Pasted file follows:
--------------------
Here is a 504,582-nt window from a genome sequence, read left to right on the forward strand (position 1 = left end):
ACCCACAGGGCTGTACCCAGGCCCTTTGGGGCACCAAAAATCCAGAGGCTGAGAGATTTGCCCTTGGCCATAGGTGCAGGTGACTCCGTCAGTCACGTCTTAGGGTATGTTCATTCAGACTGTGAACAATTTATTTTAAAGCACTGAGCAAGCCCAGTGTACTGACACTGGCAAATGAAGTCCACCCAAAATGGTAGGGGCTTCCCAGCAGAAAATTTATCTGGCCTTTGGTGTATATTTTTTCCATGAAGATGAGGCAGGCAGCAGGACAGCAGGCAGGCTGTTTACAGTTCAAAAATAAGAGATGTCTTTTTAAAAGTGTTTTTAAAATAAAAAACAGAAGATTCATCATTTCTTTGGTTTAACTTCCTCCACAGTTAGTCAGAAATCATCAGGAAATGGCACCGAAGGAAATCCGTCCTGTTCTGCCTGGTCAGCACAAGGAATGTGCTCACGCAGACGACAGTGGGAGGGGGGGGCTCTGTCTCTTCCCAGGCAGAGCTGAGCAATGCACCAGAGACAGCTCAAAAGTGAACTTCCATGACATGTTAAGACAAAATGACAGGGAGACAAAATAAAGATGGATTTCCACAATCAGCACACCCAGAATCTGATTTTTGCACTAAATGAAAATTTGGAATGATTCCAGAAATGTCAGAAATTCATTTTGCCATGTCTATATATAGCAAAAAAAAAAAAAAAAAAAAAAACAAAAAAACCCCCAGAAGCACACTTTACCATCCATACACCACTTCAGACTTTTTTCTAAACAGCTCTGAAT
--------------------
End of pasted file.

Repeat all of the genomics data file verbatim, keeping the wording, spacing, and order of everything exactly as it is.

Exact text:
Here is a 504,582-nt window from a genome sequence, read left to right on the forward strand (position 1 = left end):
ACCCACAGGGCTGTACCCAGGCCCTTTGGGGCACCAAAAATCCAGAGGCTGAGAGATTTGCCCTTGGCCATAGGTGCAGGTGACTCCGTCAGTCACGTCTTAGGGTATGTTCATTCAGACTGTGAACAATTTATTTTAAAGCACTGAGCAAGCCCAGTGTACTGACACTGGCAAATGAAGTCCACCCAAAATGGTAGGGGCTTCCCAGCAGAAAATTTATCTGGCCTTTGGTGTATATTTTTTCCATGAAGATGAGGCAGGCAGCAGGACAGCAGGCAGGCTGTTTACAGTTCAAAAATAAGAGATGTCTTTTTAAAAGTGTTTTTAAAATAAAAAACAGAAGATTCATCATTTCTTTGGTTTAACTTCCTCCACAGTTAGTCAGAAATCATCAGGAAATGGCACCGAAGGAAATCCGTCCTGTTCTGCCTGGTCAGCACAAGGAATGTGCTCACGCAGACGACAGTGGGAGGGGGGGGCTCTGTCTCTTCCCAGGCAGAGCTGAGCAATGCACCAGAGACAGCTCAAAAGTGAACTTCCATGACATGTTAAGACAAAATGACAGGGAGACAAAATAAAGATGGATTTCCACAATCAGCACACCCAGAATCTGATTTTTGCACTAAATGAAAATTTGGAATGATTCCAGAAATGTCAGAAATTCATTTTGCCATGTCTATATATAGCAAAAAAAAAAAAAAAAAAAAAAACAAAAAAACCCCCAGAAGCACACTTTACCATCCATACACCACTTCAGACTTTTTTCTAAACAGCTCTGAAT